Governments urged to reconsider bid to delay deforestation law

Governments urged to reconsider bid to delay deforestation law

Environmental organisations urged governments not to back-pedal on new legislation to prevent deforestation linked to goods sold on the EU market, after a large majority of agriculture ministers lined up behind a call to postpone the law which is due to take effect at the end of this year.

In an open letter to EU governments today (28 March) some three dozen NGOs including forest action group Fern and the legal charity Client Earth reacted with alarm to an “urgent call for action” tabled by Austria at an EU Council summit on Tuesday, demanding the implementation period be “significantly extended”, with blanket exemptions for “safe countries” and for small-scale producers within the EU.

The call was endorsed by Finland, Italy, Poland, Slovakia, Slovenia and Sweden, and Austrian agriculture minister Norbert Totschnig subsequently said his initiative had been supported by “an overwhelming majority” of 20 member states. “We now urge the Commission for a temporary suspension of the regulation allowing for a feasible implementation accompanied by a revision of the regulation,” he said in a statement.

“The EU must uphold its commitment to combat global deforestation and forest degradation both at home and abroad. Any delay in implementation would hamper its credibility," the NGOs wrote, adding: “We urge all Member States to be at the forefront of a fast and effective implementation of [EU Deforestation Regulation] EUDR, instead of falling for industries’ lobbying efforts.”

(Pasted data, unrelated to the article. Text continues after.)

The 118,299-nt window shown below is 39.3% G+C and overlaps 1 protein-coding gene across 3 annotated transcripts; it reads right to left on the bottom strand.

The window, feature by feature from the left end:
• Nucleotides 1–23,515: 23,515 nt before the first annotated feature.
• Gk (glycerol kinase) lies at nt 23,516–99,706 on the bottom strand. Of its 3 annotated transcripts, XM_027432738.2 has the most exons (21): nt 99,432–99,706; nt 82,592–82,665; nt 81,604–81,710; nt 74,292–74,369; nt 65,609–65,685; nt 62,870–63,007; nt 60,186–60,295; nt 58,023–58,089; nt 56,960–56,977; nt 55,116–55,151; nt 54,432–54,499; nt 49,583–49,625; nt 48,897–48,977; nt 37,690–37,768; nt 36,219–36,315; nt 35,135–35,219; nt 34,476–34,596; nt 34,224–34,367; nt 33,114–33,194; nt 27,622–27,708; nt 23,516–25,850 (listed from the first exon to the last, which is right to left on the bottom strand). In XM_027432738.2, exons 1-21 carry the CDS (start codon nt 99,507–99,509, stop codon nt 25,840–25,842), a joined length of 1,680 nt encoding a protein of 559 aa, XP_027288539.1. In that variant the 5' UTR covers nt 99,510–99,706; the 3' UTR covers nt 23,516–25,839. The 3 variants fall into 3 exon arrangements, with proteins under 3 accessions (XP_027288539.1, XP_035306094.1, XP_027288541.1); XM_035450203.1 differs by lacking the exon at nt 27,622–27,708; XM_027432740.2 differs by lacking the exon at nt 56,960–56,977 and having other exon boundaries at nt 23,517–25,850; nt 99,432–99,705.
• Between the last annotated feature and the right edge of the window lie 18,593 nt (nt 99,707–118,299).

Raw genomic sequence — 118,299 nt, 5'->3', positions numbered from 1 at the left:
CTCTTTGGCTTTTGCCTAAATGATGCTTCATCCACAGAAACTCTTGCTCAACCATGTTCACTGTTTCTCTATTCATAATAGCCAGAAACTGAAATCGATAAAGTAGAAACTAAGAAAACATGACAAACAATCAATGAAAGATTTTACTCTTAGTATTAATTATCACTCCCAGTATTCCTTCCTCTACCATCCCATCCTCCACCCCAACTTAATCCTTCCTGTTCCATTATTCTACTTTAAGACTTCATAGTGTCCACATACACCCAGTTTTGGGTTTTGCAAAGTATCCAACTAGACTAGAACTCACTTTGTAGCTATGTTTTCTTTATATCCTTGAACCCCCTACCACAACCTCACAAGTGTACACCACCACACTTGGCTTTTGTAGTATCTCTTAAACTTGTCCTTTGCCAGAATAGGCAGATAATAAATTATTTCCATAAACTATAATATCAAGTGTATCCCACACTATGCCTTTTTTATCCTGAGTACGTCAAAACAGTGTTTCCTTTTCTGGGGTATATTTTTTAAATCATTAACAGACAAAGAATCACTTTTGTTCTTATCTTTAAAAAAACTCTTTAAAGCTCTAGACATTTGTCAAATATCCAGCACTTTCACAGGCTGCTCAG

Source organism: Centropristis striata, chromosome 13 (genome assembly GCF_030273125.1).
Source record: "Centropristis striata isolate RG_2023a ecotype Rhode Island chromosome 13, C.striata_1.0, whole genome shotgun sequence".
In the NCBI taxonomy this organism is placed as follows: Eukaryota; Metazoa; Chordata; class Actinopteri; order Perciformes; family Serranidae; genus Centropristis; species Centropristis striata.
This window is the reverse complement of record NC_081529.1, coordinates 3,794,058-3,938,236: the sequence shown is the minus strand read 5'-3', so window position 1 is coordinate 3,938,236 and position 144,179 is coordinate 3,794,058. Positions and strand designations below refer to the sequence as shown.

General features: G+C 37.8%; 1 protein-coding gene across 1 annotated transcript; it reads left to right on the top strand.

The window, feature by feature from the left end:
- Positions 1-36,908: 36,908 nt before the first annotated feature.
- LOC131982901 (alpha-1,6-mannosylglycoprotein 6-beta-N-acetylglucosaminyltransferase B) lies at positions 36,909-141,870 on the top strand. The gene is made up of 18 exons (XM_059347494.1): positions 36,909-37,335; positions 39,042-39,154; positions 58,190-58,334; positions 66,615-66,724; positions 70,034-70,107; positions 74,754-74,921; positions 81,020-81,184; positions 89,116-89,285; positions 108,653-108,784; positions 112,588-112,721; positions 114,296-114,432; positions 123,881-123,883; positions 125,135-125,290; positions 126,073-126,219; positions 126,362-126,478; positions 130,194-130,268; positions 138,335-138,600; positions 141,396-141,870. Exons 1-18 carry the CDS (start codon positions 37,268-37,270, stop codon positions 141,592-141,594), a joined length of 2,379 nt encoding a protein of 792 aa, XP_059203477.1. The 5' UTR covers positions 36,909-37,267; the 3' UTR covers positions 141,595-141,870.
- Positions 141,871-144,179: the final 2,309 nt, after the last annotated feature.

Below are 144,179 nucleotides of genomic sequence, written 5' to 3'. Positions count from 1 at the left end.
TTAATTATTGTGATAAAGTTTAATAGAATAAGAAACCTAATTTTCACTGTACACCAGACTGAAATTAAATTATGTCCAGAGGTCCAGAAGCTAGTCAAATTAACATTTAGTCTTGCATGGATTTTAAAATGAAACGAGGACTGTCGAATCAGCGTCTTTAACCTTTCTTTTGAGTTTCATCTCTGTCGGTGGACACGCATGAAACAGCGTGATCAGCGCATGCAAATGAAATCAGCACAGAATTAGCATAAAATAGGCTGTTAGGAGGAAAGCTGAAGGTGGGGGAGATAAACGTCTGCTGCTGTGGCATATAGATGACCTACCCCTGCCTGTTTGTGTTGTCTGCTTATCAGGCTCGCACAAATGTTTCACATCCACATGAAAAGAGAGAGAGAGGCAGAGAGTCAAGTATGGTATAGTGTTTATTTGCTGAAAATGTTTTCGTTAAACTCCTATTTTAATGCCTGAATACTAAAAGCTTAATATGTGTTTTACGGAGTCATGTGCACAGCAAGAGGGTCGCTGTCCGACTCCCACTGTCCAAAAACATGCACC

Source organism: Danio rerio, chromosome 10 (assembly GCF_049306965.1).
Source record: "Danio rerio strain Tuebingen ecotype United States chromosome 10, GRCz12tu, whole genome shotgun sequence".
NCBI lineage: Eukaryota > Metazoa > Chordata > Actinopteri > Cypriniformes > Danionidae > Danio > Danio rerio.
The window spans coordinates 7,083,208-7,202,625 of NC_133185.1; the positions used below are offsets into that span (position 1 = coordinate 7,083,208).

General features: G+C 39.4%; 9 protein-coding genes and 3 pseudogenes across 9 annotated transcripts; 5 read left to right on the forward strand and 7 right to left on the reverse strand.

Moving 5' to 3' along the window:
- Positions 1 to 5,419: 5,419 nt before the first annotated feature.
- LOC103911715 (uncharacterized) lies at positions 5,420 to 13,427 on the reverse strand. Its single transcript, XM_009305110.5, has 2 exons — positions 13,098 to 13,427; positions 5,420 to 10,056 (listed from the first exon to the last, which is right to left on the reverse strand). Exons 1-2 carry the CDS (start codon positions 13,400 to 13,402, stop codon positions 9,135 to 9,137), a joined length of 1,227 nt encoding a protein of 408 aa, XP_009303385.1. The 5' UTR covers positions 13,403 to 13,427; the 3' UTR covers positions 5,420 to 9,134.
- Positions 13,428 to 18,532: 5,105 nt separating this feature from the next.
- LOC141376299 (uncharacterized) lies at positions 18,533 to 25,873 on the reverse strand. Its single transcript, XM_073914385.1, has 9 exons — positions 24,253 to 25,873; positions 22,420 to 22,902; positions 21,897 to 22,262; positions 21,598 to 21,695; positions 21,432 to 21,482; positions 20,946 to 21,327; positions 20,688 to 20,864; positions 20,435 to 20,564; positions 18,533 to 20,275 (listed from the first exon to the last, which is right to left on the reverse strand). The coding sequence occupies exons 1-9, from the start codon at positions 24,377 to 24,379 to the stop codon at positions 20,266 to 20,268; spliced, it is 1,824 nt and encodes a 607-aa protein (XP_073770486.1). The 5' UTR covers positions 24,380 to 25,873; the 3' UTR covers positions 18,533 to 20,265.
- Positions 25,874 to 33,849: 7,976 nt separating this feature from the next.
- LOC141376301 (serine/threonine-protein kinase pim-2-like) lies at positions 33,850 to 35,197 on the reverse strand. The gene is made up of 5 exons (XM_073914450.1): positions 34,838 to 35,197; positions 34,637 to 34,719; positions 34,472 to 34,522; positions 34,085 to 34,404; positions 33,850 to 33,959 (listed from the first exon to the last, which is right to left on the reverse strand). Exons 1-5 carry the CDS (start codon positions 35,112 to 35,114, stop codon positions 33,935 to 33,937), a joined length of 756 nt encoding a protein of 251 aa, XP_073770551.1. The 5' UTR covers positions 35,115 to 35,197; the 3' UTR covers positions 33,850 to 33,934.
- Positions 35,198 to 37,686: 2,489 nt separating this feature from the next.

Their letter also cites recent reports by the International Consortium of Investigative Journalists suggesting the authorities in several EU countries have allocated insufficient resources to implementing the new law.

After 30 December, or six months later for small businesses, it will be illegal to place cattle, cocoa, coffee, oil palm, rubber, soya, wood, or a range of derivatives, on the EU market without conducting rigorous due diligence and producing detailed certification. Julia Christian, a forest campaigner with Fern in Brussels, said there were signs the groundbreaking law was already prompting “structural improvements on the ground in tropical forested countries”.

“If this attempt to undermine it succeeds, then the message to the rest of the world will be clear: Europe is happy to take decisive action to end the destruction of forests abroad, but isn't prepared to do so at home,” Christian said.

The Austrian initiative came amid controversy over efforts within the EU Council to back-pedal on several pieces of provisional Green Deal environmental legislation, which would have meant effectively reneging on hard-won political agreements with the European Parliament. This latest bid calls for the adjustment of a law that is already in force just months before it is due to take effect, a move the NGOs said was “in opposition of EU democratic principles”.